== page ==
Andy Murray announced that he has suffered a setback in the recovery process and thus will not compete in the Australian Open and the ATP Cup.
In an announcement on Saturday evening, the former World Number One said, "I’ve worked so hard to get myself into a situation where I can play at the top level and I’m gutted I’m not going to be able to play in Australia in January. After the Australian Open this year, when I wasn’t sure whether I’d be able to play again, I was excited about coming back to Australia and giving my best."
"That makes this even more disappointing for me. Unfortunately, I’ve had a setback recently and, as a precaution, need to work through that before I get back on court competing,” Murray said. Murray was widely expected to make a return to the first Grand Slam of the year, completing a dramatic turnaround in fortunes within just a year.
In a press conference last January, Murray said that the pain in his right hip had made him consider retiring from the sport. At the time Murray had said that he had planned to retire around mid-year after Wimbledon but the pain was just too much to handle.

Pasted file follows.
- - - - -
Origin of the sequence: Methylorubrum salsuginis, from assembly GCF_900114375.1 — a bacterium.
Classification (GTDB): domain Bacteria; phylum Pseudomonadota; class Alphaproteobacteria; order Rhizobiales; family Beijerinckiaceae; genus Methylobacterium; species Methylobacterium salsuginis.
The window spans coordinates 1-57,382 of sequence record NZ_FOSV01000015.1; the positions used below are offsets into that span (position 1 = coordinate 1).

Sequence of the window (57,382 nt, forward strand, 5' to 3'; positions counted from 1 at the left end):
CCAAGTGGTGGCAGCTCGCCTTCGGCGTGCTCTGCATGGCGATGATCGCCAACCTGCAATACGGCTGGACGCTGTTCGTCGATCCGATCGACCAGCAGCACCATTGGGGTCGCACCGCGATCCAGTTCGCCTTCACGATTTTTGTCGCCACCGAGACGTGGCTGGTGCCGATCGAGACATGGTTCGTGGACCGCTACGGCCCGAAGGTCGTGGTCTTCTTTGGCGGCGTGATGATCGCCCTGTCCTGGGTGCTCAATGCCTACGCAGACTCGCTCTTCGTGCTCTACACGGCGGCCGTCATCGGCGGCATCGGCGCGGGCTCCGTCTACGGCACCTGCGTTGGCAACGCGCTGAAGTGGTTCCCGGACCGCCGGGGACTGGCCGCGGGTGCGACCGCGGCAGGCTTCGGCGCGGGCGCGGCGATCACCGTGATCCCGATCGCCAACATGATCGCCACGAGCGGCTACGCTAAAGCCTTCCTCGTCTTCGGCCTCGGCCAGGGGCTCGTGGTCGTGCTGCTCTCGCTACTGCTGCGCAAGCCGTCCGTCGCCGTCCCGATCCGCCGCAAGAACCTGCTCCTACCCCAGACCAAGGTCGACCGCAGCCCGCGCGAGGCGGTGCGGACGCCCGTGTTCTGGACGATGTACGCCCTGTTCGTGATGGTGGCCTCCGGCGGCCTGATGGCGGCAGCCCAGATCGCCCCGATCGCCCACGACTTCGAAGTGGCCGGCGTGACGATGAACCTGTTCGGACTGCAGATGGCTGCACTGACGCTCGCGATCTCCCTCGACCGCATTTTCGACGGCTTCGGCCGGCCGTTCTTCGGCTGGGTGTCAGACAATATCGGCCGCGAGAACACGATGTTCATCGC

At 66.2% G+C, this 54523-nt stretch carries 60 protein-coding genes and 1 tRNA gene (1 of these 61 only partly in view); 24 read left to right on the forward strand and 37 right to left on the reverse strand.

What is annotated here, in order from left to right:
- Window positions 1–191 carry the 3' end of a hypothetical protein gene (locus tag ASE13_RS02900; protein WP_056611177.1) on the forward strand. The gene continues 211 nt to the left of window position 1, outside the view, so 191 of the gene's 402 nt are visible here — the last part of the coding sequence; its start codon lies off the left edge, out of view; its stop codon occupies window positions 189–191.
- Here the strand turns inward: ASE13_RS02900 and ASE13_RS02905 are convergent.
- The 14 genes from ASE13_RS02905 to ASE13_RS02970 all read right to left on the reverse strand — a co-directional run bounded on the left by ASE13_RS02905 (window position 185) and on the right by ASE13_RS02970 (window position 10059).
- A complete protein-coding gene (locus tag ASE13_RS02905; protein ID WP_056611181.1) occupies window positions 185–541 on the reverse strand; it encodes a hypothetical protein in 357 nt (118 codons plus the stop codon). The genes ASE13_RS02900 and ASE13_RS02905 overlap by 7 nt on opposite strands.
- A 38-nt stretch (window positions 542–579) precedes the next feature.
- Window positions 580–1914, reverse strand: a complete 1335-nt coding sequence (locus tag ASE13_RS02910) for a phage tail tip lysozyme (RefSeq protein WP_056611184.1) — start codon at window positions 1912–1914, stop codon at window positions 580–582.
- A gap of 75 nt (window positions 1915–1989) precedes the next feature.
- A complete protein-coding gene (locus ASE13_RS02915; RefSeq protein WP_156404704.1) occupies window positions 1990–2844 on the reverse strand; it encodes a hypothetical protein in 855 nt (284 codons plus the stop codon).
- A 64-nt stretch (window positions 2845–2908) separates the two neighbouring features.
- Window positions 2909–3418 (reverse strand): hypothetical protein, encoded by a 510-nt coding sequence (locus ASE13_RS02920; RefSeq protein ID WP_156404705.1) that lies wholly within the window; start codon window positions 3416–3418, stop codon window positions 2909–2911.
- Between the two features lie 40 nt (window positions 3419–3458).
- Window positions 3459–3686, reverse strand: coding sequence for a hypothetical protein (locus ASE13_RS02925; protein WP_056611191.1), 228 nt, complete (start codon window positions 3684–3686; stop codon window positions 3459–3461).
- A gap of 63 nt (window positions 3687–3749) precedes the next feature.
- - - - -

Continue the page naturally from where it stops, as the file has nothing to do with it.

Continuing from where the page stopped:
He said, "I'm not sure I'm able to play through the pain for another four or five months. I want to get to Wimbledon and stop but I'm not certain I can do that. I'm not feeling good, I've been struggling for a long time. I've been in a lot of pain for about 20 months now."
The former world number one returned to professional tennis in August after a successful hip surgery in late January. He first played in the mixed doubles category alongside Serena Williams and the men's double category alongside Frenchman Pierre-Hugues Herbert at the Wimbledon.
But Murray's singles comeback was in the Western & Southern Open in Cincinnati. He went on to play multiple tournaments to take steps closer to a comeback.
Tennis Australia CEO Craig Tiley wished Murray luck for the recovery and hoped that he would return to compete in the Grand Slam soon. In a statement, he said, "I know how excited Andy was about coming back to compete in Australia in January, and how disappointed he is not to make it for 2020."
"Andy’s last match at the Australian Open was a five-set roller coaster that none of us who witnessed it will ever forget. His determination and iron will was on display for all to see, and it’s that fighting spirit that has driven him to come back from a potentially career-ending injury to achieve the results he has this year."
The Australian Open will begin on January 20, 2020.